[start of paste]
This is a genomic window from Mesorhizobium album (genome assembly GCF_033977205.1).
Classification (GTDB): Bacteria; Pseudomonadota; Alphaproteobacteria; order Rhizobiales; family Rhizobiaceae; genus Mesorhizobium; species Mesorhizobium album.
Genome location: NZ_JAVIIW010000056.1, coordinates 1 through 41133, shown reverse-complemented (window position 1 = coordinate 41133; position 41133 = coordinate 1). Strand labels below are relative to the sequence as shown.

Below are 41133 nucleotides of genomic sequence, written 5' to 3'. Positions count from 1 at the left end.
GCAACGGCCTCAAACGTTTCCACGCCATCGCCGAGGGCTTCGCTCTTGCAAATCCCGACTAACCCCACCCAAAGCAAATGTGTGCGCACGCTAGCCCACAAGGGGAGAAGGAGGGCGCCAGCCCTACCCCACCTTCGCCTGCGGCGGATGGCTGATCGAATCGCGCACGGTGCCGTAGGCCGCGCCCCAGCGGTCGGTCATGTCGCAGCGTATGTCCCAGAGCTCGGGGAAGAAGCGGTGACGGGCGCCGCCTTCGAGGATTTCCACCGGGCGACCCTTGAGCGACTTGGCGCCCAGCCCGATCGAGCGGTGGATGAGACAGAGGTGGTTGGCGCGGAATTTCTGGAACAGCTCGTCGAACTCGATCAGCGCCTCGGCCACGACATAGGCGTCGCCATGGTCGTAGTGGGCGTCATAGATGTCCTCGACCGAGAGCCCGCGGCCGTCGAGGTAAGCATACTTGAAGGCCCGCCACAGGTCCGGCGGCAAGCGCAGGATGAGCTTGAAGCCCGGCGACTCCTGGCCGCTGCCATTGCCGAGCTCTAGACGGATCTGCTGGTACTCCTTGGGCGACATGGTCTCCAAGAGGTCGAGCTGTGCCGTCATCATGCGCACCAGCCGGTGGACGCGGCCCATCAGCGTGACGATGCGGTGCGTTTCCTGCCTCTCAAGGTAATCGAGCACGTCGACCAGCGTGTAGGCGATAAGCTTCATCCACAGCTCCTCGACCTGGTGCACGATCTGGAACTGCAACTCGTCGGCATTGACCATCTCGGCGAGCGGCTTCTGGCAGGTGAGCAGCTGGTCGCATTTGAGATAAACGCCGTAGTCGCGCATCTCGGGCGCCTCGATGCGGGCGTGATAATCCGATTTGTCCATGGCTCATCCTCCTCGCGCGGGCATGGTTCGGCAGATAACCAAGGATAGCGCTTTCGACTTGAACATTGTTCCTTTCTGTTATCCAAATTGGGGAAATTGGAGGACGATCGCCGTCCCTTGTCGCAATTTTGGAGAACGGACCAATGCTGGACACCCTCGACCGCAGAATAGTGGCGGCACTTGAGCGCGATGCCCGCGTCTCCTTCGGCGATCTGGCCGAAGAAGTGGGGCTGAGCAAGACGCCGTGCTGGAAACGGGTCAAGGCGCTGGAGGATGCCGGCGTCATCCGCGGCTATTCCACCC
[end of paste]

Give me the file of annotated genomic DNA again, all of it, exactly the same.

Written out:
This is a genomic window from Mesorhizobium album (genome assembly GCF_033977205.1).
Classification (GTDB): Bacteria; Pseudomonadota; Alphaproteobacteria; order Rhizobiales; family Rhizobiaceae; genus Mesorhizobium; species Mesorhizobium album.
Genome location: NZ_JAVIIW010000056.1, coordinates 1 through 41133, shown reverse-complemented (window position 1 = coordinate 41133; position 41133 = coordinate 1). Strand labels below are relative to the sequence as shown.

Below are 41133 nucleotides of genomic sequence, written 5' to 3'. Positions count from 1 at the left end.
GCAACGGCCTCAAACGTTTCCACGCCATCGCCGAGGGCTTCGCTCTTGCAAATCCCGACTAACCCCACCCAAAGCAAATGTGTGCGCACGCTAGCCCACAAGGGGAGAAGGAGGGCGCCAGCCCTACCCCACCTTCGCCTGCGGCGGATGGCTGATCGAATCGCGCACGGTGCCGTAGGCCGCGCCCCAGCGGTCGGTCATGTCGCAGCGTATGTCCCAGAGCTCGGGGAAGAAGCGGTGACGGGCGCCGCCTTCGAGGATTTCCACCGGGCGACCCTTGAGCGACTTGGCGCCCAGCCCGATCGAGCGGTGGATGAGACAGAGGTGGTTGGCGCGGAATTTCTGGAACAGCTCGTCGAACTCGATCAGCGCCTCGGCCACGACATAGGCGTCGCCATGGTCGTAGTGGGCGTCATAGATGTCCTCGACCGAGAGCCCGCGGCCGTCGAGGTAAGCATACTTGAAGGCCCGCCACAGGTCCGGCGGCAAGCGCAGGATGAGCTTGAAGCCCGGCGACTCCTGGCCGCTGCCATTGCCGAGCTCTAGACGGATCTGCTGGTACTCCTTGGGCGACATGGTCTCCAAGAGGTCGAGCTGTGCCGTCATCATGCGCACCAGCCGGTGGACGCGGCCCATCAGCGTGACGATGCGGTGCGTTTCCTGCCTCTCAAGGTAATCGAGCACGTCGACCAGCGTGTAGGCGATAAGCTTCATCCACAGCTCCTCGACCTGGTGCACGATCTGGAACTGCAACTCGTCGGCATTGACCATCTCGGCGAGCGGCTTCTGGCAGGTGAGCAGCTGGTCGCATTTGAGATAAACGCCGTAGTCGCGCATCTCGGGCGCCTCGATGCGGGCGTGATAATCCGATTTGTCCATGGCTCATCCTCCTCGCGCGGGCATGGTTCGGCAGATAACCAAGGATAGCGCTTTCGACTTGAACATTGTTCCTTTCTGTTATCCAAATTGGGGAAATTGGAGGACGATCGCCGTCCCTTGTCGCAATTTTGGAGAACGGACCAATGCTGGACACCCTCGACCGCAGAATAGTGGCGGCACTTGAGCGCGATGCCCGCGTCTCCTTCGGCGATCTGGCCGAAGAAGTGGGGCTGAGCAAGACGCCGTGCTGGAAACGGGTCAAGGCGCTGGAGGATGCCGGCGTCATCCGCGGCTATTCCACCC